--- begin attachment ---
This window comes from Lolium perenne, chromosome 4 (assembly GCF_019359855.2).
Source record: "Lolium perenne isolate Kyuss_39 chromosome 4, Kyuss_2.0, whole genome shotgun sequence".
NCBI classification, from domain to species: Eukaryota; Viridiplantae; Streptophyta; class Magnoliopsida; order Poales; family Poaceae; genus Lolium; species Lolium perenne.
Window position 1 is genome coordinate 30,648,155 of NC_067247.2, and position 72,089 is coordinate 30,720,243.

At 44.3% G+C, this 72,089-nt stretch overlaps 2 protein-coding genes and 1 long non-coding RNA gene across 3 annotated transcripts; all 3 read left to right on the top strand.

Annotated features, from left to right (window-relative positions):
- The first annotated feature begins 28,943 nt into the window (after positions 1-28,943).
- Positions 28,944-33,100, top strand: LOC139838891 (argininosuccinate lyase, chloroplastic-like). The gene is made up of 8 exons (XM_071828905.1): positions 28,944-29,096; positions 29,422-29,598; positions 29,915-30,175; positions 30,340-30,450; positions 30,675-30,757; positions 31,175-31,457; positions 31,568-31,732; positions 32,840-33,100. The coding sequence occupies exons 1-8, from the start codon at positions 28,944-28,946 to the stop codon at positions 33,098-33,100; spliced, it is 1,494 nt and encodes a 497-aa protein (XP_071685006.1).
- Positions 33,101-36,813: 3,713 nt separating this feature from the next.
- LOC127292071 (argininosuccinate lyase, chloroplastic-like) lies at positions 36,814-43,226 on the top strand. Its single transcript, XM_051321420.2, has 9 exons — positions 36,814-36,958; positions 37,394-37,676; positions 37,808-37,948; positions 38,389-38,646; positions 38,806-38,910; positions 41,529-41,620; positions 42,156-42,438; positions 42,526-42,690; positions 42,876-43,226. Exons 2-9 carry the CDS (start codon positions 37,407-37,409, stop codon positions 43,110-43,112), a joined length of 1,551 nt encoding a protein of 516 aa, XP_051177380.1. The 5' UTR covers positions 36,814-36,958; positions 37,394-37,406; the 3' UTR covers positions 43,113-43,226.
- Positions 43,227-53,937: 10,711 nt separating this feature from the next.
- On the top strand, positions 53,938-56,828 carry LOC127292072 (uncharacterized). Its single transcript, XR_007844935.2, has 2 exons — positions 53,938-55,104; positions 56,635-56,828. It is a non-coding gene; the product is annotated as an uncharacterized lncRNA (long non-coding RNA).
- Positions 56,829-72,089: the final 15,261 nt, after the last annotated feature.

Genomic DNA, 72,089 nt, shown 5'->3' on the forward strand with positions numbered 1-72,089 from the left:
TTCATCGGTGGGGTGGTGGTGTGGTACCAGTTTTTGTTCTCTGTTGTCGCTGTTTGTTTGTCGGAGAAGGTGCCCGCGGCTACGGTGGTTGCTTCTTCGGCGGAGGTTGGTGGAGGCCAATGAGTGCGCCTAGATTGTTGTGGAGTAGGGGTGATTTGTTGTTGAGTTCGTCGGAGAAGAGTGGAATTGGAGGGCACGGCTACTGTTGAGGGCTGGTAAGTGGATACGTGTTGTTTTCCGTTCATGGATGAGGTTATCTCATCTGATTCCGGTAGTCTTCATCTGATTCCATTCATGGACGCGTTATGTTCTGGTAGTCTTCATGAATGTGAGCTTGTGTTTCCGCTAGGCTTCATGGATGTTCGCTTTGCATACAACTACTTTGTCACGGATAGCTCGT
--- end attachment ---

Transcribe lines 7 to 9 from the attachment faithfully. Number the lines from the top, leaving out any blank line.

- The first annotated feature begins 28,943 nt into the window (after positions 1-28,943).
- Positions 28,944-33,100, top strand: LOC139838891 (argininosuccinate lyase, chloroplastic-like). The gene is made up of 8 exons (XM_071828905.1): positions 28,944-29,096; positions 29,422-29,598; positions 29,915-30,175; positions 30,340-30,450; positions 30,675-30,757; positions 31,175-31,457; positions 31,568-31,732; positions 32,840-33,100. The coding sequence occupies exons 1-8, from the start codon at positions 28,944-28,946 to the stop codon at positions 33,098-33,100; spliced, it is 1,494 nt and encodes a 497-aa protein (XP_071685006.1).
- Positions 33,101-36,813: 3,713 nt separating this feature from the next.